On 31 October, 1845 Eardley-Wilmot accused the opposing six of a deliberate attempt to embarrass the government and they in turn resigned their positions on the Legislative Council. As one, they walked out, leaving it without a quorum.

There was now enormous public feeling against the governor and the actions of the Patriotic Six were applauded by the free-setter population. Gregson, who lived near Richmond, was even presented by the locals with a gift of £2,000 and a commemorative silver plate in recognition of his public and patriotic stand.

The Six sent a letter to Lord Stanley explaining the situation and how they had been asked to pass a budget of expenses which the colony could not afford.

Eardley-Wilmot appointed replacements to the Legislative Council, but things didn’t improve when they too voted against him, so he still couldn’t pass any budgets or bills. With so much public feeling against him, in 1846 the British government sacked Eardley-Wilmot, hinting at rumours against his moral character. There wasn’t any truth to the rumours, nor was there any time for Eardley-Wilmot to reply and demand the names of those who accused him: he was dead within 4 months.

Eardley-Wilmot’s monument, St David’s Park, Hobart about 1940. Image credit: TAHO

On his arrival in Hobart, the next governor, William Denison (1804 – 1871) was immediately inundated with letters and petitions calling for the abolition of transportation. The anti-government newspapers, Hobart Town Courier and Launceston Examiner, filled their editorials with lurid details of the horrors of transportation. The Anti-Transportation League, formed in VDL in 1844, was powering things along finding, vocal supporters in Adelaide, Sydney, Melbourne and Canterbury, NZ.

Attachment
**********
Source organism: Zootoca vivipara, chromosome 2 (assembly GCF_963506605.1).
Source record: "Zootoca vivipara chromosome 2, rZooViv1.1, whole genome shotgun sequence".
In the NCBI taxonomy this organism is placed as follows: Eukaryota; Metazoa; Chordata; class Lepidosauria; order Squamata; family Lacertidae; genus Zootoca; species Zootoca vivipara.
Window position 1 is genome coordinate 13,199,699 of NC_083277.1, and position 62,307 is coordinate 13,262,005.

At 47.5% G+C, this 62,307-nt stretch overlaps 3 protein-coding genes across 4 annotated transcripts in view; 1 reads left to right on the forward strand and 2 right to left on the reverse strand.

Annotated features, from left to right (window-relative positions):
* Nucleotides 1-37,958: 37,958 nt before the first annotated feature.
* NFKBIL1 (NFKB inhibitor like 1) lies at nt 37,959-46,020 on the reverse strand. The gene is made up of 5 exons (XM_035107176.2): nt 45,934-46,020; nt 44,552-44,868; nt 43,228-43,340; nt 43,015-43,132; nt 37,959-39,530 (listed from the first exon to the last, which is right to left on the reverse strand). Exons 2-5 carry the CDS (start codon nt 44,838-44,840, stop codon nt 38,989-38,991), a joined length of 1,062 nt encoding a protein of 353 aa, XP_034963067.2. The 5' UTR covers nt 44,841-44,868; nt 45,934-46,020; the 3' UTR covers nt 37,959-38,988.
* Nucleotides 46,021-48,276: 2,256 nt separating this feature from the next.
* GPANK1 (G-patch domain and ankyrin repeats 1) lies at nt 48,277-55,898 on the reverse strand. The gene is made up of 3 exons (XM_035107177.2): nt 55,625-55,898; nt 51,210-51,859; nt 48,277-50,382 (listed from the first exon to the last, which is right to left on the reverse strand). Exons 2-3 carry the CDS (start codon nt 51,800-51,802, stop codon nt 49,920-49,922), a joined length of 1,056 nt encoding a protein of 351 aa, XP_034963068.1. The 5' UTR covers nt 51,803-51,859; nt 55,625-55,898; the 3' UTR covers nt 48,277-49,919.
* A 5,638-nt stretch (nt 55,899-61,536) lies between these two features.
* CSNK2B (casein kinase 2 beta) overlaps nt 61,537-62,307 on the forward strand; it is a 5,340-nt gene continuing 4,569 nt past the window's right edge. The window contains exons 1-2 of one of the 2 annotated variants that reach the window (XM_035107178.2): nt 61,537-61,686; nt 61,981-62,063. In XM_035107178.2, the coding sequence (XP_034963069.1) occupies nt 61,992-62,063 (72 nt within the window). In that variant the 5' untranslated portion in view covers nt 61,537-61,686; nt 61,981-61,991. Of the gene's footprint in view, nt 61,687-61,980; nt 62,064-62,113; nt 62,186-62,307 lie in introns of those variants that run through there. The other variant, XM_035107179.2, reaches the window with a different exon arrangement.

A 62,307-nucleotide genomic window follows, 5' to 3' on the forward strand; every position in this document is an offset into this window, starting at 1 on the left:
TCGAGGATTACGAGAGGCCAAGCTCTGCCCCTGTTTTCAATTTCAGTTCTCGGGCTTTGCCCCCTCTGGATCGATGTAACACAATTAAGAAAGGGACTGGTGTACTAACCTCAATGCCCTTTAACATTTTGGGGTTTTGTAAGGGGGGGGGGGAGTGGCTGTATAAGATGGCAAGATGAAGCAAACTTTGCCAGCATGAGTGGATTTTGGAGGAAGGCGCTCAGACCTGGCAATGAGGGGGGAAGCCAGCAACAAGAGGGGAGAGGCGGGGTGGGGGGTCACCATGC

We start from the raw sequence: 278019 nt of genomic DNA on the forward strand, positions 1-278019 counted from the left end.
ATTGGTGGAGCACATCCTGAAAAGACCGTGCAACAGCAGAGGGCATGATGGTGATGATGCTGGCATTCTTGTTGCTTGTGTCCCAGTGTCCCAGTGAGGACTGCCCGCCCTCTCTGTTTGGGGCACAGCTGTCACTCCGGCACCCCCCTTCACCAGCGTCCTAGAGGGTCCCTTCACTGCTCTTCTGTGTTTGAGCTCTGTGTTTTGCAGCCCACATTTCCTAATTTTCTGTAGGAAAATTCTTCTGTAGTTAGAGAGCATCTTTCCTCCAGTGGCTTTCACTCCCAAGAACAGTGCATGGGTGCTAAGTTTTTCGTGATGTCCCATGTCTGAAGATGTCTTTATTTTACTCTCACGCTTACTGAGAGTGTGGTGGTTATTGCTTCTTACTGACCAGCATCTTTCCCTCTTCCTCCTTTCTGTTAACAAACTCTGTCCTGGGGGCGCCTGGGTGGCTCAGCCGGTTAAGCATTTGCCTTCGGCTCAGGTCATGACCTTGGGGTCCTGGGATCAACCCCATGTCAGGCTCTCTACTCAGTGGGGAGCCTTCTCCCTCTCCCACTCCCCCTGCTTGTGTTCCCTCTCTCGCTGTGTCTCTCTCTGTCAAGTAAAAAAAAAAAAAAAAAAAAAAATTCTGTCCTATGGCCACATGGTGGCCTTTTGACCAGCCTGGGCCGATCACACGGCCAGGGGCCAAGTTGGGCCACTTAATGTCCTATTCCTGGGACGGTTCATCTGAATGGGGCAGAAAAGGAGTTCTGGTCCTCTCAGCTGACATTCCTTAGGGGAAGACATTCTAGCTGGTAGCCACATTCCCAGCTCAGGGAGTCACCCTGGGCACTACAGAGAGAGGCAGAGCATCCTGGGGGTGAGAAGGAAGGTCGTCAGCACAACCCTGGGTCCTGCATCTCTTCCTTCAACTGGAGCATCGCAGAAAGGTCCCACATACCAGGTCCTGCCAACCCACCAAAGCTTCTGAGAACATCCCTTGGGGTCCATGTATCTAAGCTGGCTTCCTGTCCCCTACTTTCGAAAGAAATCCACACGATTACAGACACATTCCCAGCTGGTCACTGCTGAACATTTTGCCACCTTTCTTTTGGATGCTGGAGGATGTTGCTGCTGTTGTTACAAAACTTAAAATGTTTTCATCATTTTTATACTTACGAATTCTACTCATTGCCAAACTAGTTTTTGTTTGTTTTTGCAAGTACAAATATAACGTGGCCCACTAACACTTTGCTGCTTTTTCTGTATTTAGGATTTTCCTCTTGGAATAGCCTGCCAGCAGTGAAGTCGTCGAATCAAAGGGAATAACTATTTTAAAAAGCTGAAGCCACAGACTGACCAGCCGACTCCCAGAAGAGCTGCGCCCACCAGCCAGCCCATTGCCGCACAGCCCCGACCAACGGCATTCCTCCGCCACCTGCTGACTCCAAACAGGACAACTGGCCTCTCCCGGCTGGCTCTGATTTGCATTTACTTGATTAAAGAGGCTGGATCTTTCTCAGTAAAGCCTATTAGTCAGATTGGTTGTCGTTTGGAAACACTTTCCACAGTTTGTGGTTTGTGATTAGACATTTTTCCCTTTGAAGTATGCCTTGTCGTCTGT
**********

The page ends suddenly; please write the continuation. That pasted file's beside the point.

Flag of the Australasian Anti-Transportation League, 1850.
Image credit: Martyman via Wikipedia

Governor Denison sent a survey to all VDL magistrates and men of large property and business holdings, asking 3 questions:

  1. Do you think transportation should end?
  2. If you think convicts should still be transported, how many each year?
  3. What changes should be made to the system of hiring convict labour?

The anti-transportationists had the loudest voices, being the majority of the free, male population. They rapidly organised public meetings across the island. The meetings formed committees, wrote reports and all sent resounding STOP TRANSPORTATION demands to the governor.

Denison disagreed with the anti-transportationists, and pointed out the benefits of cheap, forced labour to the public works program of roads, bridges and government buildings. He quickly came to be seen by the colonists as part of the problem, especially after his report, containing a very derogatory assessment of VDL society was sent to Earl Grey, the new Secretary of State for the Colonies, and was then made public.

Finally the British government decided that VDL should be allowed to have a partially elected Legislative Council. The English parliament passed the Australian Constitutions Act in 1850 where the VDL Governor and Legislative Council could establish electoral districts, choose the number of members for Legislative Councils and make laws. The first elections in VDL were held on 21 Oct 1851.

16 seats were up for election. Eligibility to stand for election was as restricted as eligibility to vote. It was a very limited franchise, calculated to include only free-settler men of property, established business or high military rank or profession. All 16 seats were won by members of the Anti-Transportation League.

Guess what happened next.

At their first meeting in December, 1851, the Legislative Council voted 16 to 4 to request Queen Victoria to order the end of transportation.

It worked, but the end of transportation was a gradual affair and the last ship, the St Vincent with male convicts, arrived in 1853.

The elected members of the 1851 Legislative Council were not party political members. Political parties as we have them today did not come into existence until after the 1880s.

More will be written about party politics in due course, but before that we have to change our name, take on another house of parliament and find a premier.

That will all happen in Part 6, coming soon.

Categories: Politics